By using remote communications, telecommuting is a legitimate solution for companies.
As remote communications and cloud-cased technologies become more popular, the trend of telecommuting continues to gain legitimacy in the business sector. Once thought as having a detached role in a company's environment, work-from-home employees can now stay in touch and contribute consistently without the hassle of getting all the way into the office. However, the practice isn't perfect.
This has been as apparent as ever in the wake of recent moves from companies like Yahoo and Best Buy, which recently put an end to their prior telecommuting practices. The justification behind the move was based around the idea that working from home is not as efficient as in the office and did little to improve workplace morale.
In a recent column for Inc. magazine, contributing editor John Brandon, who has had over 12 years of telecommuting experience, says that there is some merit to the argument that these companies are making. However, he says that there are ways to address all these problems with the right technology.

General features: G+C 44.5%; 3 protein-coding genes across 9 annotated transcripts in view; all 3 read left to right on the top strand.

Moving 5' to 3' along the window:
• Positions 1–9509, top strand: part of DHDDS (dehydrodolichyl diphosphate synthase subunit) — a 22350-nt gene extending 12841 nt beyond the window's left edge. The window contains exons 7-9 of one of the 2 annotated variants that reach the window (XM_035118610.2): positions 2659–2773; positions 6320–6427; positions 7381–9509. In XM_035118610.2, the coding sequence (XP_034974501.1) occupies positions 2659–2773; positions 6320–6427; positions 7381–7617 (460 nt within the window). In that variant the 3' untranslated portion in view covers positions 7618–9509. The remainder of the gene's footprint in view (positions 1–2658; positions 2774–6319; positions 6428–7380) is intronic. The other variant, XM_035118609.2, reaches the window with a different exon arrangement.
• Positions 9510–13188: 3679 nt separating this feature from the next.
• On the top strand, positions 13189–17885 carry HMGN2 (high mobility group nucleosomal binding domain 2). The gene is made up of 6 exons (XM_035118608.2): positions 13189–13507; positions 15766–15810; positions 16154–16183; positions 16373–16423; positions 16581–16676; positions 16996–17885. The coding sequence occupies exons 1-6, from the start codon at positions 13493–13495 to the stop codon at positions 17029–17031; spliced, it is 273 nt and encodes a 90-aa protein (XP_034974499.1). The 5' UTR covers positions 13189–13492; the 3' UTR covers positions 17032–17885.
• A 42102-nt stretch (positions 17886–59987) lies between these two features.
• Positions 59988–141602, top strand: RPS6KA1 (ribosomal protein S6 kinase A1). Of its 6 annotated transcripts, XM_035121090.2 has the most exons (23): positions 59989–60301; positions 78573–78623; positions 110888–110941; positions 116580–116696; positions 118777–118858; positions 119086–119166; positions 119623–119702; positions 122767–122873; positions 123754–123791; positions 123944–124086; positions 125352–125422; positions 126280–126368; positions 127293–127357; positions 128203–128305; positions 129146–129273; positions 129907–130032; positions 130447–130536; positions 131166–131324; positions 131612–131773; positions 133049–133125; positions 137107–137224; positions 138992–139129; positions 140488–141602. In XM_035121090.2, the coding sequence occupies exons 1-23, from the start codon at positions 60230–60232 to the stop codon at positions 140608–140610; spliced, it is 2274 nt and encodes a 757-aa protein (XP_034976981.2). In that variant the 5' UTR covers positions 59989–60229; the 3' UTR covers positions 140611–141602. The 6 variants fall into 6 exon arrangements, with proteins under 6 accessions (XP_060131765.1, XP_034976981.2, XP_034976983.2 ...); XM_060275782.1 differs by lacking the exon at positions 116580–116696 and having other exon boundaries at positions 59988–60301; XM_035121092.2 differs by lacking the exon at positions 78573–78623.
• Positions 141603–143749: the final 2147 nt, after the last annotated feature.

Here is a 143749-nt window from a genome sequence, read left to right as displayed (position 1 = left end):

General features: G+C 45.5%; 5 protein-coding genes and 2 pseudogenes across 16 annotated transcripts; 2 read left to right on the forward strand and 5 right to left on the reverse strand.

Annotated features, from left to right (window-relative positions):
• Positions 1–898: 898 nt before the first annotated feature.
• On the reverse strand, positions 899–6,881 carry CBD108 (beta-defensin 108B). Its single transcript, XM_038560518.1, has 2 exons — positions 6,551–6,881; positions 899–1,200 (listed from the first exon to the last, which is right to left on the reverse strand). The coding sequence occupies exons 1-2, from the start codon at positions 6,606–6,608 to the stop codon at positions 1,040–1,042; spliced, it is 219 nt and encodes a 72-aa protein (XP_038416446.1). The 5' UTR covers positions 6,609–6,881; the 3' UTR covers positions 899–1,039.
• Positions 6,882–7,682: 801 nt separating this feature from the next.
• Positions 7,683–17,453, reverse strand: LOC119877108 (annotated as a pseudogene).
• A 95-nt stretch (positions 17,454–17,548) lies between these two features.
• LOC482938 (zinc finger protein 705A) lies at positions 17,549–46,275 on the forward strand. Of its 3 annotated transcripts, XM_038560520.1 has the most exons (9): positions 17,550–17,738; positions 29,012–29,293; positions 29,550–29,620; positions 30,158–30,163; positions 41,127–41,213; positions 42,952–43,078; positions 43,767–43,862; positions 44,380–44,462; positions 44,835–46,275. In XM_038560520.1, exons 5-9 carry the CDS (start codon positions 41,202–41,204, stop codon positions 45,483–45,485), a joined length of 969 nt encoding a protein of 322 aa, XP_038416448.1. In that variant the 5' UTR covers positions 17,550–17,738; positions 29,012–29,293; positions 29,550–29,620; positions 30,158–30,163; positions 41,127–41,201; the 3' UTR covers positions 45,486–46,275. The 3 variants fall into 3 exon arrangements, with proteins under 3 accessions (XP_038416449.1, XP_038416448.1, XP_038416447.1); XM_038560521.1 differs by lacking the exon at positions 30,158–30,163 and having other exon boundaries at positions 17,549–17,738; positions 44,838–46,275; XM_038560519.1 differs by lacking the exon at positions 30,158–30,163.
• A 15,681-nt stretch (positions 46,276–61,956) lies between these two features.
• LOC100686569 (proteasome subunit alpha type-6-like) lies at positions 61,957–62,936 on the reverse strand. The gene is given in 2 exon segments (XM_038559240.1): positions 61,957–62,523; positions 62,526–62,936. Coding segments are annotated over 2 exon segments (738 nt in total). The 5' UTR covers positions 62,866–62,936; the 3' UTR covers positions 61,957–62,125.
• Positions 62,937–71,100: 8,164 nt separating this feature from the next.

"They want to create a close-knit community again. I get that," Brandon wrote. "The question that comes to my mind, though, is: Why can't they figure out how to do this with modern technology? In some ways, a failed remote worker policy speaks to a different problem: Your technology has failed you. But it doesn't have to be that way."
The key to creating a positive workplace atmosphere, Brandon continued, is to use community-oriented, cloud-based solutions such as Google Hangout that allow co-workers to interact face-to-face, even when they're not in the same room.
The best way to make telecommuting work is to incorporate HR software solutions that can help make your workplace more efficient and a place where co-workers are more willing to communicate. With the help of an HR consulting firm, it's easy to start using these ideas.